Proper Concern Explore Free-Pop on Self-Titled Album

Category: music 506

There is nothing predictable about Proper Concern’s Proper Concern. Its strength comes from its uncertainty.

Proper Concern: Nathaniel Moore and Warren Auld. Photo: Vitalyi Bulychev
Matt Carter

In the time of COVID, the band that is not a band, is king. Long distance music makers Proper Concern, the long-running collaborative project by Fredericton-based musician Nathaniel Moore and Montreal musician Warren Auld, have remained largely unaffected by the current state of the world, at least as far as their music making is concerned. What is time when it has no real impact on your work?

Moore and Auld have been experimenting with sound and music for nearly twenty years.  They started in 2003 and have been collaborating on and off when time allows, ever since.

“We appeared on CBC’s ZeD TV in 2004 as a new Montreal act, but beyond that, have never really played live. It’s a hard band to convert to the stage,” said Moore.

Releasing an album this year was never really part of the plan. But perhaps there’s an advantage to having few goals and expectations beyond personal enjoyment. This month, seventeen years after they began making music, Proper Concern released their self-titled album, an eight track collection of fragmented melodies and scattered lyrical ideas driven by the duo’s Free-Pop approach to music making.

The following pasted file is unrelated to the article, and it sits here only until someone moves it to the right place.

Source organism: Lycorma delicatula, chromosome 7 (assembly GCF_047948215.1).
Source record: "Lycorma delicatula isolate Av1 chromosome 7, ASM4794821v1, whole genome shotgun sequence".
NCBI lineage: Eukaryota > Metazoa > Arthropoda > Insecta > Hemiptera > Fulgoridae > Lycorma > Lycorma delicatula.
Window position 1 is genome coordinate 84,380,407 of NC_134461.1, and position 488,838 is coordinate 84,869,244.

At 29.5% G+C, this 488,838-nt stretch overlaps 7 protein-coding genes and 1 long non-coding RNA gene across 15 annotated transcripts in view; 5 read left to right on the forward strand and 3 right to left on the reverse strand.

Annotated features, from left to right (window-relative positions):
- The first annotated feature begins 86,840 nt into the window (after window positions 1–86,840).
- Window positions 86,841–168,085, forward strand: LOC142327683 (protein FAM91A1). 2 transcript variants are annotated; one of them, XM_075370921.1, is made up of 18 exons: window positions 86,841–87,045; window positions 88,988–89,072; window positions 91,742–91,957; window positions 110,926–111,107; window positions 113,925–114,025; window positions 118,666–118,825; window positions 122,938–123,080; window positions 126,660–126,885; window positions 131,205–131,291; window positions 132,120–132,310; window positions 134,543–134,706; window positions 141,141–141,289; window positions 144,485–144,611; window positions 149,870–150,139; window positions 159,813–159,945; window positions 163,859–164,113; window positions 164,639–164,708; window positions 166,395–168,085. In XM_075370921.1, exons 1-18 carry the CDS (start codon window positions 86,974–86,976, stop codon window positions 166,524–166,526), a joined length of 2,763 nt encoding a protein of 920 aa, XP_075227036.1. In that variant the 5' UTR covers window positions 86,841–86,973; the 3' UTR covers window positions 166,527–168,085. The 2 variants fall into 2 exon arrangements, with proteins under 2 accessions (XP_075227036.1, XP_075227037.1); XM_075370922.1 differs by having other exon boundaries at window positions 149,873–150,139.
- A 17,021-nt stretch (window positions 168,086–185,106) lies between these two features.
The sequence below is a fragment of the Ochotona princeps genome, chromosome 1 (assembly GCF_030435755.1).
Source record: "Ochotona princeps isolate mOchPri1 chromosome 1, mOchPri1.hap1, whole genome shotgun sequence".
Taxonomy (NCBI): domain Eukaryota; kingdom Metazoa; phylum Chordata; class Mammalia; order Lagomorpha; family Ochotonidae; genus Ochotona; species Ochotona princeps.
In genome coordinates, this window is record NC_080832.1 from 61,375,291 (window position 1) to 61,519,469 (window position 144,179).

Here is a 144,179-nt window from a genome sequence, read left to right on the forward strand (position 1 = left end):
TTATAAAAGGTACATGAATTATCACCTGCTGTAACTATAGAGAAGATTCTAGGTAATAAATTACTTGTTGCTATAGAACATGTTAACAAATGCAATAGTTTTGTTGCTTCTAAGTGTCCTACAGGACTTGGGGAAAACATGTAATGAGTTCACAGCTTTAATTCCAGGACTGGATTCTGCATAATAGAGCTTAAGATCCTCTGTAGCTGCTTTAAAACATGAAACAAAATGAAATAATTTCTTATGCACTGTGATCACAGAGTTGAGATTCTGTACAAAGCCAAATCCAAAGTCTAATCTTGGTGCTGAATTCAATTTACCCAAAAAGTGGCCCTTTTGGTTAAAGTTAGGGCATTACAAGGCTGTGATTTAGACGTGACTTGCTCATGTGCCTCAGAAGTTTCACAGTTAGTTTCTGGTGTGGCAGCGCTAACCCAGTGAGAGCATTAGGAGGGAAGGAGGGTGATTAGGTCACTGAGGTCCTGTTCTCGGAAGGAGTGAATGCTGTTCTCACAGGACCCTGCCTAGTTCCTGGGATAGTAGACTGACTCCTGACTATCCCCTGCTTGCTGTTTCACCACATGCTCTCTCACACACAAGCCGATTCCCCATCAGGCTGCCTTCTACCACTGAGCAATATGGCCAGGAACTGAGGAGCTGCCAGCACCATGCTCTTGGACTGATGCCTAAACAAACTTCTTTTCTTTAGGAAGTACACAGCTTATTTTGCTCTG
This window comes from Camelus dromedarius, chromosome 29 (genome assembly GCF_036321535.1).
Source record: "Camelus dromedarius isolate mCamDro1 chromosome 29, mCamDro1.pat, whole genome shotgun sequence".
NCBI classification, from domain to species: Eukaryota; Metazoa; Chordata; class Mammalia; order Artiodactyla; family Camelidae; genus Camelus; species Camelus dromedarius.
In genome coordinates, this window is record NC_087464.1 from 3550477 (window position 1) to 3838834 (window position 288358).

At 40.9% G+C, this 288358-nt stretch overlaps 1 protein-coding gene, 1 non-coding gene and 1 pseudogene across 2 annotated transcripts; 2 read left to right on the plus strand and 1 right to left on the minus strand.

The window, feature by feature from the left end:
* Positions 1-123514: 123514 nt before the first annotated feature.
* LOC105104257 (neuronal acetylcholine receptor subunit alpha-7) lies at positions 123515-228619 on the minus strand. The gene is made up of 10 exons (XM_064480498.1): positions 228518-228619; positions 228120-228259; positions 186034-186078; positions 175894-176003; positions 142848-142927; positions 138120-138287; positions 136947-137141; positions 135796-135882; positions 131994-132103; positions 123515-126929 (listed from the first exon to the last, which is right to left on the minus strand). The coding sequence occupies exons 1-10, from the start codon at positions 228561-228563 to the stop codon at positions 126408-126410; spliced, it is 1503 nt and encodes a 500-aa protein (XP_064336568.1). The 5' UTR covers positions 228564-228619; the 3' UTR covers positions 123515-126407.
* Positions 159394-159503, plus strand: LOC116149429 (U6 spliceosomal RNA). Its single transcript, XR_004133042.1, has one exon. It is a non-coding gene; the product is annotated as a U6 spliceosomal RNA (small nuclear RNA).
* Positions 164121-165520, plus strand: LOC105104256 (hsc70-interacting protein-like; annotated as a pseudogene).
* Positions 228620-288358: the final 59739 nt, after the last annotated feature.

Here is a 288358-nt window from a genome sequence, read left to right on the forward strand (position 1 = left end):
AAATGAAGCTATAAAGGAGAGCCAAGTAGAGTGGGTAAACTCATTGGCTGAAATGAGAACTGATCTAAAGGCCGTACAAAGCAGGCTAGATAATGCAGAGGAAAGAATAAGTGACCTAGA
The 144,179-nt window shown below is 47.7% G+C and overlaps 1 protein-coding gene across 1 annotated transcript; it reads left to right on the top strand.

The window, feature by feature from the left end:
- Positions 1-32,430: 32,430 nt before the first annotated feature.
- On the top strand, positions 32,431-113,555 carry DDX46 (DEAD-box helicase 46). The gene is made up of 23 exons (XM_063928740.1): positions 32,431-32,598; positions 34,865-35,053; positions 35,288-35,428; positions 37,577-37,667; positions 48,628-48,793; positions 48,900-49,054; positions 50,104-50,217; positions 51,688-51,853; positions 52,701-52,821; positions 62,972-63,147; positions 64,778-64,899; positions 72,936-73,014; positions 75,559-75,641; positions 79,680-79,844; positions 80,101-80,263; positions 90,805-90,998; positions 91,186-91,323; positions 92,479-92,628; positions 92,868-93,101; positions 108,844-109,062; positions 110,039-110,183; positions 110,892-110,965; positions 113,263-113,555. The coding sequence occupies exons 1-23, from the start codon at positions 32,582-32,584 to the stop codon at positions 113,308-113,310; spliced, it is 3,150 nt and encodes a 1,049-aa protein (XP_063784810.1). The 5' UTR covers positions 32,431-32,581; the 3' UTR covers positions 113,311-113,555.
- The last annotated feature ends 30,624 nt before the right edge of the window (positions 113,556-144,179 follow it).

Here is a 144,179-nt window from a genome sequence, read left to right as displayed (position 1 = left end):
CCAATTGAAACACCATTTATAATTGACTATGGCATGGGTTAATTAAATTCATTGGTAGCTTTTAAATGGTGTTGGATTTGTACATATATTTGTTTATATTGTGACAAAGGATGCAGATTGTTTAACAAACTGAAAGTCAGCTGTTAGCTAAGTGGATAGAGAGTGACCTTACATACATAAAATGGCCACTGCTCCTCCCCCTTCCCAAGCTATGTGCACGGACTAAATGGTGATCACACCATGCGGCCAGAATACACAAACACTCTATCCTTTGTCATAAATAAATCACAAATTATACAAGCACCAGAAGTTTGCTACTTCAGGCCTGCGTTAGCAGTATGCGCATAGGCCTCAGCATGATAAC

“We didn’t set out to record an album this spring,” said Moore. “I had an idea for a podcast and had asked Warren if he could come up with something. I think then, if I recall correctly, Warren sent me some tracks he was working on and I started with vocals.”

The album’s eight tracks prove Moore and Auld to be ideal creative partners, approaching the music they make from very unconventional angles. They’re not chasing pop hits, club bangers or head nodding rock riffs. Moore isn’t writing love songs and Auld isn’t concerned with form or structural familiarity of any kind. There is nothing predictable about Proper Concern’s Proper Concern. Its strength comes from its uncertainty.

“Over the years I’ve heard from friends who were hosting parties and a Proper Concern song will come on and folks start talking about the strange music,” said Moore. “It’s almost better than a radio appearance, because the person who is hosting the party inevitably know us and can say something to the effect of, ‘my friends Warren and Nathaniel, you know…. Proper Concern’. ‘Proper Concern?’.” 

“That’s how I’ve always imagined it. Warren and I meet up every couple of years and try to jam, put something together, but we are mostly separate,” he said. “Hopefully however, with the release of our first proper album in a while, and the healing of the planet, we’ll be able to connect in physical reality again.”

Proper Concern | BANDCAMP | TUMBLR

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